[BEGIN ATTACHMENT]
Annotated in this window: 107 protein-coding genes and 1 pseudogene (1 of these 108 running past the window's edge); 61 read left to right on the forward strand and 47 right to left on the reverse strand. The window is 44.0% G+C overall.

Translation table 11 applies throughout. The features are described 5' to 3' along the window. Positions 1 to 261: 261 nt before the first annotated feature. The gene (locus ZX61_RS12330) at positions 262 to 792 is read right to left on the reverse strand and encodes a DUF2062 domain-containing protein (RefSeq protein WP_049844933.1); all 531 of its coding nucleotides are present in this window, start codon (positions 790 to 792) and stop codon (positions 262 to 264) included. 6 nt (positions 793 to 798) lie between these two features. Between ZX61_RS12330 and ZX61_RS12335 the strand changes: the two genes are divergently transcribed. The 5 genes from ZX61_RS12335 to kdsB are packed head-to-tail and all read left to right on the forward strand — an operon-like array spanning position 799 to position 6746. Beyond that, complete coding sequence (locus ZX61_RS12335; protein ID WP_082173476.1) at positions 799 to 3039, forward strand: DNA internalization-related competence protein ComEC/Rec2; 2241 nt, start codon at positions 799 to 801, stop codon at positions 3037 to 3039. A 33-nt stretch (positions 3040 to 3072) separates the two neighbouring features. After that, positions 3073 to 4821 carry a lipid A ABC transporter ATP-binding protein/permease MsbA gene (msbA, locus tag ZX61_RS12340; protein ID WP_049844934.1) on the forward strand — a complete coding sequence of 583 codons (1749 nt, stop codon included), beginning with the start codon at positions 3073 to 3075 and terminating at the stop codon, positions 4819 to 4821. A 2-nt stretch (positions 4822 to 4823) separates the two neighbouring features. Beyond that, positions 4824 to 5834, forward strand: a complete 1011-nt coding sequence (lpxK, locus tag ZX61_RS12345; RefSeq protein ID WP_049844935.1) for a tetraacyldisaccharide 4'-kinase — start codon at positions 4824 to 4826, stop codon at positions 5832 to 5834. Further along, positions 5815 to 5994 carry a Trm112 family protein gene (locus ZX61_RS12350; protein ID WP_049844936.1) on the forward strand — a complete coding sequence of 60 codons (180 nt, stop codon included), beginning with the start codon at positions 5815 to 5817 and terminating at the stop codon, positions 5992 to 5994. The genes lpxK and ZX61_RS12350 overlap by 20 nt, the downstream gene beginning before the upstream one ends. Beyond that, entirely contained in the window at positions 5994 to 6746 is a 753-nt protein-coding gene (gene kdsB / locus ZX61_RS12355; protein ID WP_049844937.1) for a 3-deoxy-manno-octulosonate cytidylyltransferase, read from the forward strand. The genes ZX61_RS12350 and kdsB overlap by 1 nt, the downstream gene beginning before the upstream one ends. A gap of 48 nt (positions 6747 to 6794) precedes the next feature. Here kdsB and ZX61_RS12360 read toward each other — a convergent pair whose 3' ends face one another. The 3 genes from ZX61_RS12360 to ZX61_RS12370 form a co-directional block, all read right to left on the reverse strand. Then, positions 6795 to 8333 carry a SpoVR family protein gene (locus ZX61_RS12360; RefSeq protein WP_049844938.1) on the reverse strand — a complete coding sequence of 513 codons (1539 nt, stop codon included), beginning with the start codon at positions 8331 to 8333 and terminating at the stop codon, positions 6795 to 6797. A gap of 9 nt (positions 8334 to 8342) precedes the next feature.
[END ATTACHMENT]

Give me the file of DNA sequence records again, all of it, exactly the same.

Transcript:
Annotated in this window: 107 protein-coding genes and 1 pseudogene (1 of these 108 running past the window's edge); 61 read left to right on the forward strand and 47 right to left on the reverse strand. The window is 44.0% G+C overall.

Translation table 11 applies throughout. The features are described 5' to 3' along the window. Positions 1 to 261: 261 nt before the first annotated feature. The gene (locus ZX61_RS12330) at positions 262 to 792 is read right to left on the reverse strand and encodes a DUF2062 domain-containing protein (RefSeq protein WP_049844933.1); all 531 of its coding nucleotides are present in this window, start codon (positions 790 to 792) and stop codon (positions 262 to 264) included. 6 nt (positions 793 to 798) lie between these two features. Between ZX61_RS12330 and ZX61_RS12335 the strand changes: the two genes are divergently transcribed. The 5 genes from ZX61_RS12335 to kdsB are packed head-to-tail and all read left to right on the forward strand — an operon-like array spanning position 799 to position 6746. Beyond that, complete coding sequence (locus ZX61_RS12335; protein ID WP_082173476.1) at positions 799 to 3039, forward strand: DNA internalization-related competence protein ComEC/Rec2; 2241 nt, start codon at positions 799 to 801, stop codon at positions 3037 to 3039. A 33-nt stretch (positions 3040 to 3072) separates the two neighbouring features. After that, positions 3073 to 4821 carry a lipid A ABC transporter ATP-binding protein/permease MsbA gene (msbA, locus tag ZX61_RS12340; protein ID WP_049844934.1) on the forward strand — a complete coding sequence of 583 codons (1749 nt, stop codon included), beginning with the start codon at positions 3073 to 3075 and terminating at the stop codon, positions 4819 to 4821. A 2-nt stretch (positions 4822 to 4823) separates the two neighbouring features. Beyond that, positions 4824 to 5834, forward strand: a complete 1011-nt coding sequence (lpxK, locus tag ZX61_RS12345; RefSeq protein ID WP_049844935.1) for a tetraacyldisaccharide 4'-kinase — start codon at positions 4824 to 4826, stop codon at positions 5832 to 5834. Further along, positions 5815 to 5994 carry a Trm112 family protein gene (locus ZX61_RS12350; protein ID WP_049844936.1) on the forward strand — a complete coding sequence of 60 codons (180 nt, stop codon included), beginning with the start codon at positions 5815 to 5817 and terminating at the stop codon, positions 5992 to 5994. The genes lpxK and ZX61_RS12350 overlap by 20 nt, the downstream gene beginning before the upstream one ends. Beyond that, entirely contained in the window at positions 5994 to 6746 is a 753-nt protein-coding gene (gene kdsB / locus ZX61_RS12355; protein ID WP_049844937.1) for a 3-deoxy-manno-octulosonate cytidylyltransferase, read from the forward strand. The genes ZX61_RS12350 and kdsB overlap by 1 nt, the downstream gene beginning before the upstream one ends. A gap of 48 nt (positions 6747 to 6794) precedes the next feature. Here kdsB and ZX61_RS12360 read toward each other — a convergent pair whose 3' ends face one another. The 3 genes from ZX61_RS12360 to ZX61_RS12370 form a co-directional block, all read right to left on the reverse strand. Then, positions 6795 to 8333 carry a SpoVR family protein gene (locus ZX61_RS12360; RefSeq protein WP_049844938.1) on the reverse strand — a complete coding sequence of 513 codons (1539 nt, stop codon included), beginning with the start codon at positions 8331 to 8333 and terminating at the stop codon, positions 6795 to 6797. A gap of 9 nt (positions 8334 to 8342) precedes the next feature.